? about crossing border with dd

Discussion in 'Canadian Trip Planning & Community Board' started by KerriMc, Jul 24, 2006.

  1. KerriMc

    KerriMc DIS Veteran

    Jan 3, 2004
    Hello :sunny:

    I am going to Frankenmuth next week with my parents and we are going to take my oldest dd along. My dh is staying home with our younger dd. My mother seems to think that I need something from my dh to verify that it is ok that I am taking our child over the border on my own. Do I need something? She said that a patient at her office told her that they gave her a hassle at the border because she was taking her child on her own and they pulled her over to verify it. Could this happen? I don't want any issues when travelling, so if I need a letter I can get one of the guys from dh's work to verify it (he is an OPP, as is my dad).

    Anyone know? :confused3

  2. dvc at last !

    dvc at last ! DVC Member 2006!

    May 27, 2006
    Just came back from a trip to the duty free store this evening. We are adults and they wanted a photo ID. You may need birth certificates for the children ?
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  4. Goofy's apprentice

    Goofy's apprentice DIS Veteran

    Jun 21, 2005
    When we crossed last spring with our two children,(12 and 10) they specifically asked us if both children were ours or was it a 'mixed' family. It wouldn't hurt for your dh to provide a letter for you. I don't think that you would need anything more formal. Assuming that your daughter is old enough to answer their questions ...
  5. Think I'm Tink

    Think I'm Tink Oh, I am SO going back!!!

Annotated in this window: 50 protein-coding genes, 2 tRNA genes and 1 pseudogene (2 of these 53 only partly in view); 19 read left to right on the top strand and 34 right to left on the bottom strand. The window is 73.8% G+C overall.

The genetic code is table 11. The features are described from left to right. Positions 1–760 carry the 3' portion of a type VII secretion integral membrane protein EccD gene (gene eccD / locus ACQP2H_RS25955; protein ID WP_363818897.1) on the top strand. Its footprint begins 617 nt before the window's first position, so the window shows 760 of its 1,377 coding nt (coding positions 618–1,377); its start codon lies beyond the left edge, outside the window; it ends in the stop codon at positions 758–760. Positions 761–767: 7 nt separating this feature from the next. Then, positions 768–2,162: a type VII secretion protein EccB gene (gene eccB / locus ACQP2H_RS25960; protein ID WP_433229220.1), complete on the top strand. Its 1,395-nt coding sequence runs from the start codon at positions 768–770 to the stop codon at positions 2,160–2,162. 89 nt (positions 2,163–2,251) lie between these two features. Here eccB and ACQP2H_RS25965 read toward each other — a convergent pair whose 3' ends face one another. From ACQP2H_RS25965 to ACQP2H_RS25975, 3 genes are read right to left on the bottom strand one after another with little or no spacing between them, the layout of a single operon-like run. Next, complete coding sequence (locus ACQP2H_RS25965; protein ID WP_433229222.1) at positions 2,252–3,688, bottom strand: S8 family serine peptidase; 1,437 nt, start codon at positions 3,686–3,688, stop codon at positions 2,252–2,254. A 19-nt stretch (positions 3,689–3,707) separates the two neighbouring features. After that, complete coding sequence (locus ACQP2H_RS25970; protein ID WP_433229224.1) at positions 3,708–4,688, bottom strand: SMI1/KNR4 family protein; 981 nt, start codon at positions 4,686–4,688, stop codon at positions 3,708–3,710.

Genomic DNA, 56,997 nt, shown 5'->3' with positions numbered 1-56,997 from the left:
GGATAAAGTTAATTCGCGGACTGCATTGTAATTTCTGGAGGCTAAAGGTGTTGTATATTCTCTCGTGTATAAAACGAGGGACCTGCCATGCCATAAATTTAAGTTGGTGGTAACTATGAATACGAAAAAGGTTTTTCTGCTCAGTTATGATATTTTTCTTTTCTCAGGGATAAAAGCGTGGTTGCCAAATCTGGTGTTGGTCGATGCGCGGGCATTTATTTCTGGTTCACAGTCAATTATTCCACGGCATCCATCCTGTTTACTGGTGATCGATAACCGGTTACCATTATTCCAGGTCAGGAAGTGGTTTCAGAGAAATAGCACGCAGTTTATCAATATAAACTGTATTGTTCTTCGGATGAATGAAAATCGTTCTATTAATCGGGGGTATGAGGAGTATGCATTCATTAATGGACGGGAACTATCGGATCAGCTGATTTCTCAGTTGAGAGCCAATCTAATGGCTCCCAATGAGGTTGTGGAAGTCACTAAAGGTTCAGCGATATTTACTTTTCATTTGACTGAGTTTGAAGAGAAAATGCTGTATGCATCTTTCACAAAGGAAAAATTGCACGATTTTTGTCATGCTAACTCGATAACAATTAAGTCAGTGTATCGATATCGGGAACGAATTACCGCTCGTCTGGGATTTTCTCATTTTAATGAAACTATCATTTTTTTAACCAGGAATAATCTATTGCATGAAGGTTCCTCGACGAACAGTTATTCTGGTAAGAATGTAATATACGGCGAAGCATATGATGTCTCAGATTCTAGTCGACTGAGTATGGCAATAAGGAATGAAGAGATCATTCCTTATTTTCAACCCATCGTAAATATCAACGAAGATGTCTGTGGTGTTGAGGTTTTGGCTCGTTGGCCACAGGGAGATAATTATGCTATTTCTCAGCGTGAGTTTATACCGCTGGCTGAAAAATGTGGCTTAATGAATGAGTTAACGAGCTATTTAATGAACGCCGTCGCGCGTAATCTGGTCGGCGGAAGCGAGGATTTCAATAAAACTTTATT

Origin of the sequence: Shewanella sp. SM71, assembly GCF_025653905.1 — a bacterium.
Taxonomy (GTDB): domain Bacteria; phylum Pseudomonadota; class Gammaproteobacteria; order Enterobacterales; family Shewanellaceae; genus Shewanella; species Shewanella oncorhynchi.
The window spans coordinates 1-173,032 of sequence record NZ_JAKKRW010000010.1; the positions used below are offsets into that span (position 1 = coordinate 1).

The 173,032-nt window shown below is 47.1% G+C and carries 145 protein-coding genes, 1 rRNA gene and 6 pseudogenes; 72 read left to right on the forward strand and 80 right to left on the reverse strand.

Sep 25, 2004
    It's better to have the letter and not need it, than to need it and not have it!!

    When we were flying to Orlando the US Customs Officer at the airport requested that I produce a letter from my DH giving me permission to have DD out of the country. And my DD was 15 at the time! I was grateful that I had one to hand to her, because I'm not certain we would have been permitted entry to the US otherwise.

    I used a form letter that I got off a Canadian Government website: http://www.voyage.gc.ca/main/before/consent_letter-en.asp

    We have a friend who is a Crown Lawyer and we had him sign it as a witness, so I can't see any reason why an OPP couldn't witness the letter as well.
  6. JCD

    JCD Earning My Ears

    Jul 16, 2006
    When we went drove over the boarder the other year we where told the letter needed to be notorized. Now that being said my oldest traveled with her Aunt and Uncle and they let them go through while we where still waiting in line to pass. The customs agent asked my wife if the child in the car up frontf was hers. Never onced asked for the kids ID's. Like everything betterto have it then not.